Disrespect Vs Dysregulation

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It’s another versus post! Y’all know I love these. I see it all the time in gentle parenting groups… people asking what the gentle response might be toward disrespectful attitudes. These questions can’t be answered without first considering what disrespect from children looks like in the context of peaceful parenting. What is disrespect in the first place? I think many parents might say things like:

  • Backtalk
  • Defiance
  • Destructiveness
  • Name-calling
  • Sarcasm
  • Insults
  • Cussing
  • Refusal to cooperate
  • Crossing personal boundaries
  • Not doing what they’re told
  • Eyerolling
  • Aggression
  • Raising their voice/Yelling
  • Mocking/making fun of

Where do these reactions come from though? Having done all of these things myself at one time or another both as a child and as an adult, I can tell you exactly how I was feeling: like my own boundaries were being ignored; like I wasn’t being heard; like I was being pushed past my ability to cope; like I was having a trauma response; like I genuinely couldn’t come up with another way to communicate how terrible I was feeling; like it was the best I could do in the moment. Can you relate? Have there been times in your adult life when you said something unkind because you weren’t in a great frame of mind? Have you ever thrown or broken something in an emotional moment? Have you ever yelled or given someone the silent treatment because you were fuming mad? In any of these circumstances, were you in a state of emotional regulation? I doubt it.

I’m going to say something that’s probably going to feel wrong to a lot of people, but I don’t think anyone – adult or child – chooses disrespect outside of a state of dysregulation. And, given what we know about how children develop self-control, we have to acknowledge that children are even less able to overcome dysregulation than adults are. I’d go so far as to say that children probably don’t have the capacity to be disrespectful with intent to harm. Rather, they are lashing out with what they know will communicate the most hurt in an effort to ask for our help in the most basic way.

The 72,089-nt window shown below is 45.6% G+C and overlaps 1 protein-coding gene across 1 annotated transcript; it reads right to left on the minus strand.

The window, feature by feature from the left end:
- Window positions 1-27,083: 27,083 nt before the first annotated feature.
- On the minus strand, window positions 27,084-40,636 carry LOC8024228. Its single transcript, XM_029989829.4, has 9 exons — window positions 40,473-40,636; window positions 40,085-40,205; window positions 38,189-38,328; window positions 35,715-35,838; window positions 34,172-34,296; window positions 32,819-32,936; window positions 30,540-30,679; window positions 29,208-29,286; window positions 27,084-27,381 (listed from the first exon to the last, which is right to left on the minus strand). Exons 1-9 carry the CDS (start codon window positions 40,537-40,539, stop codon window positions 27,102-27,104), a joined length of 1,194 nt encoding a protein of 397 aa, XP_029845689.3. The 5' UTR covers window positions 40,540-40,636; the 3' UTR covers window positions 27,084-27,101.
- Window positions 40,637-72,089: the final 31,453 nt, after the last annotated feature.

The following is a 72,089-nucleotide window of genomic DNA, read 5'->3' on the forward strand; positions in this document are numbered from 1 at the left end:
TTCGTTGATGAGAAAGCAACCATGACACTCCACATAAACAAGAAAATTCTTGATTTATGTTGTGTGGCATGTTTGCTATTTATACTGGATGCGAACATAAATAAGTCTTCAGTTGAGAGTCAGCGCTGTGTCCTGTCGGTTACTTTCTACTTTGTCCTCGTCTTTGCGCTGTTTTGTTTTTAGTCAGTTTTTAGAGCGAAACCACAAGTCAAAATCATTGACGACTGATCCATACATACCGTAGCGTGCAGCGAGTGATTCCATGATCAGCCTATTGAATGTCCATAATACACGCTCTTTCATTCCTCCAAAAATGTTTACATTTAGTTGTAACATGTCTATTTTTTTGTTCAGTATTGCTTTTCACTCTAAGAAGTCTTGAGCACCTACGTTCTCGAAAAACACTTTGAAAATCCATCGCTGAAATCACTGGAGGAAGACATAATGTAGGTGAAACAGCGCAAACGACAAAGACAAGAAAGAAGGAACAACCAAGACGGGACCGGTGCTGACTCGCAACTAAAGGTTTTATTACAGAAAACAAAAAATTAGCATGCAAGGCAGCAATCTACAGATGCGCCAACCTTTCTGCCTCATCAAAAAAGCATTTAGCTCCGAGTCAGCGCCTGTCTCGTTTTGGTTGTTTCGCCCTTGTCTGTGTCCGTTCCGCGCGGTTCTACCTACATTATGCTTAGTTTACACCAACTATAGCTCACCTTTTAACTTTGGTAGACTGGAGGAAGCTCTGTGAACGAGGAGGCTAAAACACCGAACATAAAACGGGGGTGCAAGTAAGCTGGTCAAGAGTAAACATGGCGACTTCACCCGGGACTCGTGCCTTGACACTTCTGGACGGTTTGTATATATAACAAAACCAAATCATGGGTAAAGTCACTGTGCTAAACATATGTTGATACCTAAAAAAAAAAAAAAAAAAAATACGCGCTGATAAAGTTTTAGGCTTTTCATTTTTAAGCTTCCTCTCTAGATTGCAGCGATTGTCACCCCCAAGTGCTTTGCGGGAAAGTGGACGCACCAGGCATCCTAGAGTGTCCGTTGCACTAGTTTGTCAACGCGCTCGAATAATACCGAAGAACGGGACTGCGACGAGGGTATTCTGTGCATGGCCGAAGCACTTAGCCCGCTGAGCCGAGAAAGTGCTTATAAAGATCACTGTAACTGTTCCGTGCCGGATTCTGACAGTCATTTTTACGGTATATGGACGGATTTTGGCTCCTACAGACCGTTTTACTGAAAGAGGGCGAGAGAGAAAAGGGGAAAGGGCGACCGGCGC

When we talk about disrespect, what we’re referring to is the way other people make us feel about ourselves. For a lot of adults, the intoxicating power of authority can make us forget that children are not inferior to us. When children do something that makes us feel bad, we can still achieve the presence of mind to know why they’ve done what they’ve done. And, for those of us who are peaceful parents, the response is the same as it would be in any other encounter where our children have behaved in a way that defies our family values: we extend compassion and grace. See, kids can’t make us feel any sort of way. We receive their behavior through the lens of our own pain, from how we were treated as children to the state of our ongoing mental health. Plus, we have to consider how we have been treating our children. Have we created a situation where their reaction to our behavior has generated dysregulation to the point that they’re prompted to shift into a space of disrespect?

If we perceive that our kids are being disrespectful, it’s time to connect! First, stop what you’re doing, take a personal inventory of how your body is feeling, and do some square breathing.

This is not the moment to lecture or correct. It’s the time to let them know they’re loved and accepted; let them know that we see their feelings exploding.; and let them know that they can let us know what’s wrong without fear of retribution. A phrase I try to remember is, “You must be feeling pretty bad to [insert behavior]. How can I help?” My hope here is that you will work toward jumping to empathy and curiosity instead of anger and control. I’ll be working toward the exact same thing myself.

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